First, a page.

552 F2d 872 Decker v. North Idaho College
552 F.2d 872
A. N. DECKER, Appellant,
NORTH IDAHO COLLEGE, Barry G. Schuler, President of North
Idaho College, the Board of Trustees of North Idaho College,
E. A. Seiter, Chairman of the Board of Trustees of North
Idaho College, and Dr. Lynn C. Fredrickson, Josephine Webb,
Jay Couch and Dr. James R. Barton, Individually and as
Members of the Board of Trustees of North Idaho College, Appellees.
United States Court of Appeals,
April 20, 1977.
Byron J. Johnson, Webb, Johnson, Tway, Redford & Greener, Boise, Idaho, Robert H. Chanin, Washington, D. C., argued for appellant.
W. W. Nixon, J. T. Knudson, Coeur d'Alene, Idaho, argued, for appellees.
Appeal from the United States District Court, District of Idaho.
Before BROWNING and KILKENNY, Circuit Judges, and VAN PELT, District Judge.*
KILKENNY, Circuit Judge:
In May, 1972, A. N. Decker (appellant) was dismissed without a hearing from North Idaho College (College) where he had been employed as an instructor since 1966.1 Because this dismissal was not accompanied by a hearing, the appellant brought suit in the district court and claimed that his due process rights under the 14th Amendment had been violated. The district court agreed: it found that the appellant had a "property interest" in his job and that the college's failure to provide him with a hearing prior to dismissal was a violation of the procedural due process requirements enunciated in Board of Regents v. Roth, 408 U.S. 564, 92 S.Ct. 2701, 33 L.Ed.2d 548 (1972); Perry v. Sindermann, 408 U.S. 593, 92 S.Ct. 2694, 33 L.Ed.2d 570 (1972), and their progeny.
The appellant claims that the only way for the district court to remedy this violation was to reinstate him with an award of full back pay. Though the district court disagreed with the quantum of the relief, it, nevertheless, awarded damages to appellant.2 This appeal followed. We affirm.ISSUES
I. Did the district court err in deciding the merits of the dispute, rather than remanding for a hearing before the College Board?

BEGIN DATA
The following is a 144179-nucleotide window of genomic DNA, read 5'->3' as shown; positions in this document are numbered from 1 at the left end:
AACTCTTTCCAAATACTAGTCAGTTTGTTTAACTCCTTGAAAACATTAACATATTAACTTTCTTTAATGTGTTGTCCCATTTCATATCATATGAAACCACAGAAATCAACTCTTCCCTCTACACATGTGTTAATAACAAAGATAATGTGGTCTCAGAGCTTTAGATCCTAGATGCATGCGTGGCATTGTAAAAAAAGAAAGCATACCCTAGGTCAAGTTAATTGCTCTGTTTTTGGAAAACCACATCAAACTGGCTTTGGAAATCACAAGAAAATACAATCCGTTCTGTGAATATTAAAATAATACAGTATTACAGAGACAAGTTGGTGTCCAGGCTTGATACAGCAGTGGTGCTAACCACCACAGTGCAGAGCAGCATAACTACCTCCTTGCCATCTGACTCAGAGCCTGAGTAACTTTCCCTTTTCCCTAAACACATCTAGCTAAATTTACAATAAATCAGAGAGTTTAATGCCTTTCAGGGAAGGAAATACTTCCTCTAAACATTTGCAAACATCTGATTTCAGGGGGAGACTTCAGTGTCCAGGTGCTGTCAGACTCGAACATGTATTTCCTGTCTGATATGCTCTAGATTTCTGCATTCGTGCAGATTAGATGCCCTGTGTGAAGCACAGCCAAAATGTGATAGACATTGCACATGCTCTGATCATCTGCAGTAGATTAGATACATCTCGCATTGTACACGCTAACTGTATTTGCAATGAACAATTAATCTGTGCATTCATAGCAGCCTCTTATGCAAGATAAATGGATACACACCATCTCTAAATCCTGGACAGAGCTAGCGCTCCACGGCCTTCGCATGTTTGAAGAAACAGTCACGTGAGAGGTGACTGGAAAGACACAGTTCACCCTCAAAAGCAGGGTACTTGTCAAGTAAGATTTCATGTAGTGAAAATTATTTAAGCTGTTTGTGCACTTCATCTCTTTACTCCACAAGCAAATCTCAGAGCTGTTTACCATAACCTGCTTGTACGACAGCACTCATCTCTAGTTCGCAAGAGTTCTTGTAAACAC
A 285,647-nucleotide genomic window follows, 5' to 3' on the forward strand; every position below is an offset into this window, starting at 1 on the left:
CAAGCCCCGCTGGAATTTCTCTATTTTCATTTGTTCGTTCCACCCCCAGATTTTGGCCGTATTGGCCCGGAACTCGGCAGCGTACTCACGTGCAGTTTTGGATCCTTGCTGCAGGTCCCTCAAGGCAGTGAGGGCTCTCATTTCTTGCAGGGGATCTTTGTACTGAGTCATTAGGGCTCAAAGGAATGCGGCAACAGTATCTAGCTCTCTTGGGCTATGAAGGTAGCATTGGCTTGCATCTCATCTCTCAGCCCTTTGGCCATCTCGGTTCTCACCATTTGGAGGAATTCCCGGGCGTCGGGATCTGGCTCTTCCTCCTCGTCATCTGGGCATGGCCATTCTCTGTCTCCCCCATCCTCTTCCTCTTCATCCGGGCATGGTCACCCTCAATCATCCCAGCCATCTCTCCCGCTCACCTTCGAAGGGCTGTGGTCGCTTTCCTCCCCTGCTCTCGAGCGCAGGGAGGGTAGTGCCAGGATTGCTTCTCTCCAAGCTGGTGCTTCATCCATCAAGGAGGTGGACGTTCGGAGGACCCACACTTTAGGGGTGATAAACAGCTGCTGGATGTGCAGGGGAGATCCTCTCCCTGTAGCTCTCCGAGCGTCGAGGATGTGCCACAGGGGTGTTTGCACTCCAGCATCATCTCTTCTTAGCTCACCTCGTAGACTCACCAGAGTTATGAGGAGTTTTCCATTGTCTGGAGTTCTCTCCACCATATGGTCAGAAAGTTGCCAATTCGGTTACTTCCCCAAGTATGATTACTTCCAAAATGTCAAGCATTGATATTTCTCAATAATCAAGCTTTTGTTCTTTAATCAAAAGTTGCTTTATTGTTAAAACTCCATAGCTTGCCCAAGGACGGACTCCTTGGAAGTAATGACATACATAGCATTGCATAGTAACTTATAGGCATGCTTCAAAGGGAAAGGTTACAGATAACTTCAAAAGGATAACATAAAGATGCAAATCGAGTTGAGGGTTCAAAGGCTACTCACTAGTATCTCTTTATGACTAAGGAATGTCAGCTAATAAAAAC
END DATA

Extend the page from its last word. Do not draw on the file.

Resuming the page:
II. Did the district court err in finding individual liability on the part of the College president and the individual members of the Board of Trustees?
The district court found that the appellant had "tenure" in his job even though the College had no formal tenure policies. This de facto tenure, it reasoned, was a sufficient "property interest" to qualify for procedural due process protection. See Perry v. Sindermann, supra. When the district court found that appellant was not accorded one of these protections here, a pretermination hearing it decided the merits of the case and awarded relief.
While this action may not be proper under all circumstances, our examination of the record convinces us that the parties here consented to allow the district court to act as a substitute for the Board of Trustees of the College. The district court trial more than adequately compensated for the fact that the appellant did not receive a pretermination hearing; he there was accorded the complete panoply of procedural rights. Bignall v. North Idaho College, 538 F.2d 243, 248 (CA9 1976).
In view of this, we hold that the district court made up for the due process violation by considering the merits of the case and by mandating certain relief; we find adequate support in Bignall, supra, where the court found that the procedural due process violation there present was cured by a de novo evidentiary trial in the district court. Here, essentially the same procedure was followed and Bignall is squarely in point. The fact that the pre-trial order in Bignall specifically noted that the College's compliance with its own policies was an issue of fact for the trial court is not controlling. Here, as we previously mentioned, the parties without objection conducted a full fledged trial before the district court. The College's compliance with its own informal tenure policies was one of the issues involved. Indeed, the district court's award of relief had to be predicated upon a finding not only that the appellant had a de facto tenure, but also that his rights thereunder were inadequately protected by the College. The fact that the teacher in Bignall withdrew from the hearing, whereas the appellant here never received a hearing, is of no consequence. In each instance, the hearing was constitutionally infirm.
As to the appropriate remedy, we find no significant distinction between the case before us and Burton v. Cascade School District Union High School, No. 5, 512 F.2d 850 (CA9 1975), cert. denied, 423 U.S. 839, 96 S.Ct. 69, 46 L.Ed. 59. True enough, there is some language in Burton which would support an order of reinstatement. However, the main thrust of the decision is that a district judge, in circumstances such as these, has a broad equitable discretion in fashioning a remedy. It notes that the "extraordinary equitable remedy" of reinstatement is commonly imposed in only two factual situations: (1) those involving racial discrimination, and (2) those where the dismissal was in reprisal for the exercise of First Amendment rights. Obviously, neither of these situations is here present. For this reason, inter alia, our recent decision in Wagle v. Murray, 546 F.2d 1329 (CA9 1976), has little, if any, application. The facts there fall within the second common factual situation above. Moreover, in addition to the obvious factual differences there, the Washington statutes considered in Wagle have no counterparts in the state of Idaho. Indeed, Idaho had no statute or law which required the College to even hold a hearing.